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Apocalyptic public health: exploring discourses of fatness in childhood ‘obesity’ policy

GILLBORN, Sarah, Rickett, Bridgette, Muskett, Tom and Woolhouse, Maxine (2019) Apocalyptic public health: exploring discourses of fatness in childhood ‘obesity’ policy. Journal of Education Policy, 35 (1). pp. 3-22. ISSN 0268-0939

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Abstract or description

Recent ‘obesity’ preventions focus heavily on children, widely regarded as the future of society. The National Child Measurement Programme (NCMP) is a flagship government programme in England that annually measures the Body Mass Index (BMI) of children in Reception (aged 4–5) and Year 6 (aged 10–11) in order to identify ‘at risk’ children and offer advice to parents. Using Foucauldian discourse analysis this study explores how discourses within the programme construct fatness. The NCMP materials contain three key interrelated themes (concerning the hidden threat of ‘obesity’, the burden of ‘obesity’, and bodies that pose a greater risk) that combine to construct a ‘grotesque discourse’ of apocalyptic public health. ‘Obesity’ is constructed as a social and economic catastrophe where certain bodies pose a greater threat than others. We argue that this discourse has the potential to change health service policy in markedly regressive ways that will disproportionately impact working-class, Black, Asian, and mixed race families.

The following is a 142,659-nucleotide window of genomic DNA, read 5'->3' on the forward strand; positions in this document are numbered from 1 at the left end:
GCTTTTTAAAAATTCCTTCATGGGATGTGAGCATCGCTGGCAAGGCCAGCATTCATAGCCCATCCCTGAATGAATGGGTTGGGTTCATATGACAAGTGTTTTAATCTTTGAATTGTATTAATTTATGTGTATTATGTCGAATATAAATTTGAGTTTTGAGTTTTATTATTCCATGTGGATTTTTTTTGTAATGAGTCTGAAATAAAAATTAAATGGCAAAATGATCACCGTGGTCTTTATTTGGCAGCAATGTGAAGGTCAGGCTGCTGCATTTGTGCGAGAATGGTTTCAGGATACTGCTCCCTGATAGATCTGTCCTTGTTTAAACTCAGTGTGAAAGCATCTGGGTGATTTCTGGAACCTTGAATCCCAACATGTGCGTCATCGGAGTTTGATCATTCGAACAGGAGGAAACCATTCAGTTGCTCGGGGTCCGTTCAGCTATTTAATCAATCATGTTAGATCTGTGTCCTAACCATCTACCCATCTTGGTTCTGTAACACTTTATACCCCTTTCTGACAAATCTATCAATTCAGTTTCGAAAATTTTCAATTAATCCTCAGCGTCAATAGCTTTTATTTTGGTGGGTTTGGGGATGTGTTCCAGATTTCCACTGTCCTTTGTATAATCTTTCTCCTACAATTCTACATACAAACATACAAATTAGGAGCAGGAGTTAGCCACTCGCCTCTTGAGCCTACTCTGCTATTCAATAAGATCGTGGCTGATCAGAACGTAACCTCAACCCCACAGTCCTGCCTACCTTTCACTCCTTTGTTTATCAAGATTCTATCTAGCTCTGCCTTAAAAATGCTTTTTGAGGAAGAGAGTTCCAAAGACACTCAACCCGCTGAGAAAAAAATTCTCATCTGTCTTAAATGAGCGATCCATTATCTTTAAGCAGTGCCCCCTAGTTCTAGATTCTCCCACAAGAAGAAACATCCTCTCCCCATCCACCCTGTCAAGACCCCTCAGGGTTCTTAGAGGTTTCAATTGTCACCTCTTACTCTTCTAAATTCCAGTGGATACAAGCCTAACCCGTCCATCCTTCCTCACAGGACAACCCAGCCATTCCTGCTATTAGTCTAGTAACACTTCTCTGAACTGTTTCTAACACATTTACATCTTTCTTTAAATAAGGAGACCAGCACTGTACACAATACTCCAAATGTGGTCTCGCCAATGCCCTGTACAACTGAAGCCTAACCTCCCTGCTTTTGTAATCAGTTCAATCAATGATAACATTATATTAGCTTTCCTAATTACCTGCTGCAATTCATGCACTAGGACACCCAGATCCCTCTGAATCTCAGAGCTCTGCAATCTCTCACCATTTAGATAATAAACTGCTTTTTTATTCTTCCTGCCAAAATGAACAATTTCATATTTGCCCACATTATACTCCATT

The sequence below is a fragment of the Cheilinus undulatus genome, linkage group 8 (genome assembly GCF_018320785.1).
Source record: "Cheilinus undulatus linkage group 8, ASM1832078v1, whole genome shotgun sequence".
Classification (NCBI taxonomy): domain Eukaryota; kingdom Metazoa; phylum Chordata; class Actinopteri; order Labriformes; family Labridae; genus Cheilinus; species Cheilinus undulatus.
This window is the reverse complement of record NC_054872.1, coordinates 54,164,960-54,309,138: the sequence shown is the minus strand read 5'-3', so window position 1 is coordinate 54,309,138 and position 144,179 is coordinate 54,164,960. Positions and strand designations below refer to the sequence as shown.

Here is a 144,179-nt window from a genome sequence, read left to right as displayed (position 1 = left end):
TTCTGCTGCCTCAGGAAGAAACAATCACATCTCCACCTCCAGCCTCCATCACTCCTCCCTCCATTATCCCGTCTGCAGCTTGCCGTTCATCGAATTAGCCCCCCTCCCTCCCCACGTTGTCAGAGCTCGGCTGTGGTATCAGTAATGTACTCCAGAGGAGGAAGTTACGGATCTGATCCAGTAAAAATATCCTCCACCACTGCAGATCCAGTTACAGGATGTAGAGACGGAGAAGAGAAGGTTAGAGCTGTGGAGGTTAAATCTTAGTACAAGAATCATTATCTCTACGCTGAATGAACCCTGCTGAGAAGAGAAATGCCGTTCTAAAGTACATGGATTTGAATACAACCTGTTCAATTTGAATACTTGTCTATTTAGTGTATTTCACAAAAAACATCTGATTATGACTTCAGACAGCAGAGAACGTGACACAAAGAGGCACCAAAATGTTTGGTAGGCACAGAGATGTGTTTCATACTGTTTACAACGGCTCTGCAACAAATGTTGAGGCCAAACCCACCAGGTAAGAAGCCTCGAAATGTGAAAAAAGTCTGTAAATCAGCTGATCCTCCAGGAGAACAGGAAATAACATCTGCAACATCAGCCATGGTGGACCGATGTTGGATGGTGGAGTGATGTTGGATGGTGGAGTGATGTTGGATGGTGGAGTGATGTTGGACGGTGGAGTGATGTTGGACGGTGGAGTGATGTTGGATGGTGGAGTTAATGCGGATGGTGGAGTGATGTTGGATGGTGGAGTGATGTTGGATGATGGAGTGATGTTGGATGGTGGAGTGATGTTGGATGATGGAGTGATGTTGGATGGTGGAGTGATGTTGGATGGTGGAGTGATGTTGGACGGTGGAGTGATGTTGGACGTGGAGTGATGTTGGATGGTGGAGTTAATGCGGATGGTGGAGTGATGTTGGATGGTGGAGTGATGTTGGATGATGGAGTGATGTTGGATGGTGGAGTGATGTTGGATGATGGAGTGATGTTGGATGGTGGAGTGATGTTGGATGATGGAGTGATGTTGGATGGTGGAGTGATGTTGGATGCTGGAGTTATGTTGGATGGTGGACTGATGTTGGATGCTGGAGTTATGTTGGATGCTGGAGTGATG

Item Type: Article
Additional Information: This is an Accepted Manuscript of an article published by Taylor & Francis in Journal of Education Policy on 17 March 2019, available online:
Faculty: School of Life Sciences and Education > Psychology
Depositing User: Sarah GILLBORN
Date Deposited: 06 Apr 2020 10:09
Last Modified: 24 Feb 2023 13:58

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